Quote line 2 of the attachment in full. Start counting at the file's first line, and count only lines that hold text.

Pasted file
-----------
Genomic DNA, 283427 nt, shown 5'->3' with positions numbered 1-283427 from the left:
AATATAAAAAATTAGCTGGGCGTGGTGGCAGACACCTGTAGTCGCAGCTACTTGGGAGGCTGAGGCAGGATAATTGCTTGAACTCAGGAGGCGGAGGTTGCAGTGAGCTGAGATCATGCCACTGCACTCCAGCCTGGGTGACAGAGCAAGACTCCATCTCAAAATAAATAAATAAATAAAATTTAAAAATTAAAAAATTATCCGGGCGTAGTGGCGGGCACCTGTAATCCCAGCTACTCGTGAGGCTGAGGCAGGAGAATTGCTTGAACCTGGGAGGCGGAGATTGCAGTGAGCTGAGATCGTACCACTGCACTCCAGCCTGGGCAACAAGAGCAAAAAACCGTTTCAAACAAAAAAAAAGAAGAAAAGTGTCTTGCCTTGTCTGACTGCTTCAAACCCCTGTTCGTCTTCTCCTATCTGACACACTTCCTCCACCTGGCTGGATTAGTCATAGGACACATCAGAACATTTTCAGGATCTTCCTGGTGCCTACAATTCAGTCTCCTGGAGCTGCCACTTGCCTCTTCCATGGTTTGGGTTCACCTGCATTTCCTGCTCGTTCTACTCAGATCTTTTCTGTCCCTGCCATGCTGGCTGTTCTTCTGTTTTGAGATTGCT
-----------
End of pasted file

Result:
AATATAAAAAATTAGCTGGGCGTGGTGGCAGACACCTGTAGTCGCAGCTACTTGGGAGGCTGAGGCAGGATAATTGCTTGAACTCAGGAGGCGGAGGTTGCAGTGAGCTGAGATCATGCCACTGCACTCCAGCCTGGGTGACAGAGCAAGACTCCATCTCAAAATAAATAAATAAATAAAATTTAAAAATTAAAAAATTATCCGGGCGTAGTGGCGGGCACCTGTAATCCCAGCTACTCGTGAGGCTGAGGCAGGAGAATTGCTTGAACCTGGGAGGCGGAGATTGCAGTGAGCTGAGATCGTACCACTGCACTCCAGCCTGGGCAACAAGAGCAAAAAACCGTTTCAAACAAAAAAAAAGAAGAAAAGTGTCTTGCCTTGTCTGACTGCTTCAAACCCCTGTTCGTCTTCTCCTATCTGACACACTTCCTCCACCTGGCTGGATTAGTCATAGGACACATCAGAACATTTTCAGGATCTTCCTGGTGCCTACAATTCAGTCTCCTGGAGCTGCCACTTGCCTCTTCCATGGTTTGGGTTCACCTGCATTTCCTGCTCGTTCTACTCAGATCTTTTCTGTCCCTGCCATGCTGGCTGTTCTTCTGTTTTGAGATTGCT